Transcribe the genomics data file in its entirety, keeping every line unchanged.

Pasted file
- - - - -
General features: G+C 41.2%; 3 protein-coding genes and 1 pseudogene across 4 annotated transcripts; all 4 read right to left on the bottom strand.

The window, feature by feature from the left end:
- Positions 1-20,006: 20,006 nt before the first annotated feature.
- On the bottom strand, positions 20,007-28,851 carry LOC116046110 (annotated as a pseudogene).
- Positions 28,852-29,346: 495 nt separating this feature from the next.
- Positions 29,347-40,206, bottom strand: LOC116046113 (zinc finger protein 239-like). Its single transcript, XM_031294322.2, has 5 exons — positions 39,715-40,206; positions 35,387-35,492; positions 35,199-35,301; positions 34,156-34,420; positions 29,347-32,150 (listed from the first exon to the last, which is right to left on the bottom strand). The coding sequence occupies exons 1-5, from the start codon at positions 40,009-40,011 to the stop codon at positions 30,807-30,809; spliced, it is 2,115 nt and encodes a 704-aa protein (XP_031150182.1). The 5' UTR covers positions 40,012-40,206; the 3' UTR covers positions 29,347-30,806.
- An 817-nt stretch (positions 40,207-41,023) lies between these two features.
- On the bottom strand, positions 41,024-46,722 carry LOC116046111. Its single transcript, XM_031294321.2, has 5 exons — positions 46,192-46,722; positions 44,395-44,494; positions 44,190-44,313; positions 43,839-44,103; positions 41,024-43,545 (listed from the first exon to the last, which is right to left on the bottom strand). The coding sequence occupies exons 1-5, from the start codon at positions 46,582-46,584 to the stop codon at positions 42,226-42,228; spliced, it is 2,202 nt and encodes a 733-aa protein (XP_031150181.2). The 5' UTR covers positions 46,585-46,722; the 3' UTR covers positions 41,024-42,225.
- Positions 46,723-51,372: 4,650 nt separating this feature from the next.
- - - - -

General features: G+C 41.2%; 3 protein-coding genes and 1 pseudogene across 4 annotated transcripts; all 4 read right to left on the bottom strand.

The window, feature by feature from the left end:
- Positions 1-20,006: 20,006 nt before the first annotated feature.
- On the bottom strand, positions 20,007-28,851 carry LOC116046110 (annotated as a pseudogene).
- Positions 28,852-29,346: 495 nt separating this feature from the next.
- Positions 29,347-40,206, bottom strand: LOC116046113 (zinc finger protein 239-like). Its single transcript, XM_031294322.2, has 5 exons — positions 39,715-40,206; positions 35,387-35,492; positions 35,199-35,301; positions 34,156-34,420; positions 29,347-32,150 (listed from the first exon to the last, which is right to left on the bottom strand). The coding sequence occupies exons 1-5, from the start codon at positions 40,009-40,011 to the stop codon at positions 30,807-30,809; spliced, it is 2,115 nt and encodes a 704-aa protein (XP_031150182.1). The 5' UTR covers positions 40,012-40,206; the 3' UTR covers positions 29,347-30,806.
- An 817-nt stretch (positions 40,207-41,023) lies between these two features.
- On the bottom strand, positions 41,024-46,722 carry LOC116046111. Its single transcript, XM_031294321.2, has 5 exons — positions 46,192-46,722; positions 44,395-44,494; positions 44,190-44,313; positions 43,839-44,103; positions 41,024-43,545 (listed from the first exon to the last, which is right to left on the bottom strand). The coding sequence occupies exons 1-5, from the start codon at positions 46,582-46,584 to the stop codon at positions 42,226-42,228; spliced, it is 2,202 nt and encodes a 733-aa protein (XP_031150181.2). The 5' UTR covers positions 46,585-46,722; the 3' UTR covers positions 41,024-42,225.
- Positions 46,723-51,372: 4,650 nt separating this feature from the next.